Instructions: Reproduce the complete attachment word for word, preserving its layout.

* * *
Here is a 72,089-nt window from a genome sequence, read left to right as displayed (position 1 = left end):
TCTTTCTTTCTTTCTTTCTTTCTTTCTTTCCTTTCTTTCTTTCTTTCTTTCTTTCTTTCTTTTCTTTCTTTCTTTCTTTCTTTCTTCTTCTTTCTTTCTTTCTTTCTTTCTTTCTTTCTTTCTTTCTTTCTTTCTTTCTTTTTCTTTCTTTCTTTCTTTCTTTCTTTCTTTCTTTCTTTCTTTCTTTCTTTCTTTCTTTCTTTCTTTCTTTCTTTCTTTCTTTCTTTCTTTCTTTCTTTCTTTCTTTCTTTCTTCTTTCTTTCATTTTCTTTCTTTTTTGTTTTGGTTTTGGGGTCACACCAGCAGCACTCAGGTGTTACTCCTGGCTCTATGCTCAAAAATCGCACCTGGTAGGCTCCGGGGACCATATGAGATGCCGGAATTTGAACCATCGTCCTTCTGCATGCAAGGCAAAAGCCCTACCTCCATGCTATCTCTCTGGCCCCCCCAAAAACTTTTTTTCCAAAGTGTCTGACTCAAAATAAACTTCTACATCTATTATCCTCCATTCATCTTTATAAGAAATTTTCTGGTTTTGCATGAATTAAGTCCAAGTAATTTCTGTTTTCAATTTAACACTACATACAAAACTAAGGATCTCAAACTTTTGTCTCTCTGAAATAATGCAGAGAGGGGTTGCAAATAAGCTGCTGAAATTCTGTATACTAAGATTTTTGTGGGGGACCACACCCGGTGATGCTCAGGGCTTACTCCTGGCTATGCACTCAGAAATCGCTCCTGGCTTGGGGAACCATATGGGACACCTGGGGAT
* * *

Here is a 72,089-nt window from a genome sequence, read left to right as displayed (position 1 = left end):
TCTTTCTTTCTTTCTTTCTTTCTTTCTTTCCTTTCTTTCTTTCTTTCTTTCTTTCTTTCTTTTCTTTCTTTCTTTCTTTCTTTCTTCTTCTTTCTTTCTTTCTTTCTTTCTTTCTTTCTTTCTTTCTTTCTTTCTTTCTTTTTCTTTCTTTCTTTCTTTCTTTCTTTCTTTCTTTCTTTCTTTCTTTCTTTCTTTCTTTCTTTCTTTCTTTCTTTCTTTCTTTCTTTCTTTCTTTCTTTCTTTCTTTCTTTCTTCTTTCTTTCATTTTCTTTCTTTTTTGTTTTGGTTTTGGGGTCACACCAGCAGCACTCAGGTGTTACTCCTGGCTCTATGCTCAAAAATCGCACCTGGTAGGCTCCGGGGACCATATGAGATGCCGGAATTTGAACCATCGTCCTTCTGCATGCAAGGCAAAAGCCCTACCTCCATGCTATCTCTCTGGCCCCCCCAAAAACTTTTTTTCCAAAGTGTCTGACTCAAAATAAACTTCTACATCTATTATCCTCCATTCATCTTTATAAGAAATTTTCTGGTTTTGCATGAATTAAGTCCAAGTAATTTCTGTTTTCAATTTAACACTACATACAAAACTAAGGATCTCAAACTTTTGTCTCTCTGAAATAATGCAGAGAGGGGTTGCAAATAAGCTGCTGAAATTCTGTATACTAAGATTTTTGTGGGGGACCACACCCGGTGATGCTCAGGGCTTACTCCTGGCTATGCACTCAGAAATCGCTCCTGGCTTGGGGAACCATATGGGACACCTGGGGAT